Washington, DC — An unmarked ambulance—with a black A—has been patrolling during the past two nights. People wanted to know whose it was. None of the agencies said it had an ambulance operating at night. The supposition was that it is the police. The people were asked to take the registration number and report it to the Red Cross. – Notes taken near Cape Town, June 5, 1986, at an emergency meeting of people displaced by vigilante attacks on the Crossroads squatter camp.
A South African friend had brought me to the meeting, vouched for me with the organizers. My notes recall the people’s coats (winter was coming) redolent of cooking fires, of a young Xhosa man who spoke, the spitting image of Nelson Mandela—then imprisoned only a few miles away.
This would be a dark year in South Africa—perhaps the darkest of the apartheid era. The government had not yet fully deciphered the handwriting on the wall. The lessons of the Soweto uprising—just ten years earlier—remained unlearned or misapprehended. The security apparatus was eliminating black leaders and fomenting violence in black townships like Crossroads.
One week later, the government declared a state of emergency. At the Johannesburg airport the next day, as I prepared to leave, I bought a copy of The Weekly Mail, an upstart progressive tabloid. The police soon confiscated every copy they could find nationwide. I still have mine.
A banner headline—"Rule of the big stick”—runs above a large front-page photo of dour, truncheon-wielding white police marching through Johannesburg’s city center. The lead story reported that the Commonwealth Eminent Persons’ Group believed that tougher sanctions were essential to avoid "the worst bloodbath since World War Two.”
On the inside pages, the newspaper ran graphic photographs and reports of the continuing violence at Crossroads, as well as a lengthy interview with retired Brigadier T. J. Swanepoel, who led the crushing of the youth rebellion in Soweto. "I enjoy war,” he is quoted. "I am on the list of those who must be liquidated,” referring to the 9mm pistol strapped to his waist.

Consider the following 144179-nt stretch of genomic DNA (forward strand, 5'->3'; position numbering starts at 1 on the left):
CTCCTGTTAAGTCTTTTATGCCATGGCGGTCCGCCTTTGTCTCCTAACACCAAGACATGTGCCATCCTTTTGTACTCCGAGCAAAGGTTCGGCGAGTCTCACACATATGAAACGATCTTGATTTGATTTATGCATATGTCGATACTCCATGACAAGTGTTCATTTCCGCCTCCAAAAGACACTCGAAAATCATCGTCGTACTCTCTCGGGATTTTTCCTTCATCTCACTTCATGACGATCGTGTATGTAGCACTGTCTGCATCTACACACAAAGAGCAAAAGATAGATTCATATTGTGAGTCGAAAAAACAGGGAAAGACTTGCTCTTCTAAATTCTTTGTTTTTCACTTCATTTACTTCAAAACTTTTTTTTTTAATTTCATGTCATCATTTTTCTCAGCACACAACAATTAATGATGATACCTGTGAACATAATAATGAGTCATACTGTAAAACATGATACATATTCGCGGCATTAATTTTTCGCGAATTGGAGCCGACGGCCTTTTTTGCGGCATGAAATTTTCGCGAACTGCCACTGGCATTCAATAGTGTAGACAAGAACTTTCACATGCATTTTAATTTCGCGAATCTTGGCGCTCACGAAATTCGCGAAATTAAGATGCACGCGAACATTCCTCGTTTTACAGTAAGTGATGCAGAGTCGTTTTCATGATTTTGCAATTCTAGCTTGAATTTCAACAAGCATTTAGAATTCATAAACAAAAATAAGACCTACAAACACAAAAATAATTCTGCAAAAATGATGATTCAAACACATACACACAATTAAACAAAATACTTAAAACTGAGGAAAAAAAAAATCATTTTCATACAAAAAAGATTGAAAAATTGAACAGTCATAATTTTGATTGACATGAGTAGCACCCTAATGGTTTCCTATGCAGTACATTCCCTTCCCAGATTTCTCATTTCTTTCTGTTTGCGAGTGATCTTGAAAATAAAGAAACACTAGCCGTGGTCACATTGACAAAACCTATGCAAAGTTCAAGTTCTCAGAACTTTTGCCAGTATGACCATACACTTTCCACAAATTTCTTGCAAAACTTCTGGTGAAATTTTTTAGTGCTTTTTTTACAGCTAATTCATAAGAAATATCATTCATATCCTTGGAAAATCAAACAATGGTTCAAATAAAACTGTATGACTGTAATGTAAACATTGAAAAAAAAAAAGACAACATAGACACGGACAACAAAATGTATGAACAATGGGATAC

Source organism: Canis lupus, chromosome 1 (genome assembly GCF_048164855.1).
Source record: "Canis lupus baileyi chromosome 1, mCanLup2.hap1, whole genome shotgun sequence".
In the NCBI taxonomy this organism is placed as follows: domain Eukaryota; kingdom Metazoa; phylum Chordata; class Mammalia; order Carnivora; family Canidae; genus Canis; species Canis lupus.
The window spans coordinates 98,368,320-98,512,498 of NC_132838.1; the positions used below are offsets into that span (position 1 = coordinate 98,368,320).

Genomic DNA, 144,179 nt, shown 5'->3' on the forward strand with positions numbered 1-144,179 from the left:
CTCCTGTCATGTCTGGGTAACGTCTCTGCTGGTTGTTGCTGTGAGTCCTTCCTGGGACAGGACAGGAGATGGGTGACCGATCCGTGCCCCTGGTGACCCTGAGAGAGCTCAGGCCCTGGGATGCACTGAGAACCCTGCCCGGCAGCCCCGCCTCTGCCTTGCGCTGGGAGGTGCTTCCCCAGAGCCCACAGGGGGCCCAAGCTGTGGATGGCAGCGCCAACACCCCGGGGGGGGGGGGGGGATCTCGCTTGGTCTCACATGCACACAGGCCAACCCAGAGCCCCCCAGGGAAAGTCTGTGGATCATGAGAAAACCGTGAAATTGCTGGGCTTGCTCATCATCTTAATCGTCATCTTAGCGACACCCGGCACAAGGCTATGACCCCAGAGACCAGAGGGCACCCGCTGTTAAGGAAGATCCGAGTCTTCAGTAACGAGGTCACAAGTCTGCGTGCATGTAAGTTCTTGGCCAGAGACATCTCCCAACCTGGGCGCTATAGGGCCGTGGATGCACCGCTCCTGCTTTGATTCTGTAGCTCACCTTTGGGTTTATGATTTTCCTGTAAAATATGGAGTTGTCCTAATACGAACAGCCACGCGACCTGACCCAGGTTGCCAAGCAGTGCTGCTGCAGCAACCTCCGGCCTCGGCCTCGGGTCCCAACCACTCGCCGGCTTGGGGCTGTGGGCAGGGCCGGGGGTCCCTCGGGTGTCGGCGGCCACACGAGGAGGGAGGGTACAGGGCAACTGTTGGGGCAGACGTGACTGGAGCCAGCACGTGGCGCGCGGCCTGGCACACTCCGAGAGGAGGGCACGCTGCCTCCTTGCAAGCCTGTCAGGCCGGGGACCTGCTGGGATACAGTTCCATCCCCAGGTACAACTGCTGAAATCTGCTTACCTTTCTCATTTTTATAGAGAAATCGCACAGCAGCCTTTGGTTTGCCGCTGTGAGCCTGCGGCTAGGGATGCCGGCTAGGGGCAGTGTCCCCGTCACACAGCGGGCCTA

There would be no bloodbath in South Africa. And to judge from the pages of a recent edition of The Weekly Mail’s successor, the Mail and Guardian, there is scant awareness among young South Africans—black and white—that apartheid and the "rule of the big stick” ever happened.
To visit South Africa today, as I did last month, is to encounter a nation that is all too quickly forgetting its awkward past, and failing as well to address contradictions which could abort evolution of a stable multi-ethnic society.
Ironically, one of the perceived hazards is the lack of race consciousness among "born-frees"—the generation of youth who have come of age since a democratic South Africa emerged formally in 1994. The Mail and Guardian recently surveyed youth and found them remarkably devoid of racial animosity. But youth were equally deficient in any real understanding of apartheid, its legacy or its latent effect on South African society.
Apartheid, in the view of many youth, was nothing more sinister than separate park benches for black and white. Then Nelson Mandela changed all that. Full stop.
The editors of the Mail and Guardian, born to apartheid and having fought it in the trenches, know better. "Indeed,” they commented on the born-free survey, "there is no image of post-apartheid South Africa more widely propagated than the playground full of colour-blind black and white school kids. It is the consoling myth for our anxious time.”
The born-frees, they continued, need "to understand how race works, and why, if they are to navigate their futures. . . . (B)lunt ethnocentricity . . . remains a dangerous force in our society. But if we recognize that there is no country ‘beyond race,’ we can begin to think, and experience, race in new and hopefully more constructive ways.”
I started learning about apartheid first-hand in the mid-1960s. Over the years, I became convinced that South African blacks had no desire to drive whites into the sea. Regardless of color, South Africans have long had a sense of common destiny that actually deepened in response to apartheid. The question today, as South Africa marks the 30th anniversary of the Soweto uprising, is whether that sense will find new meaning and strength in the absence of apartheid.
Kevin Lowther is regional director for Southern Africa at Africare, a Washington-based humanitarian organization.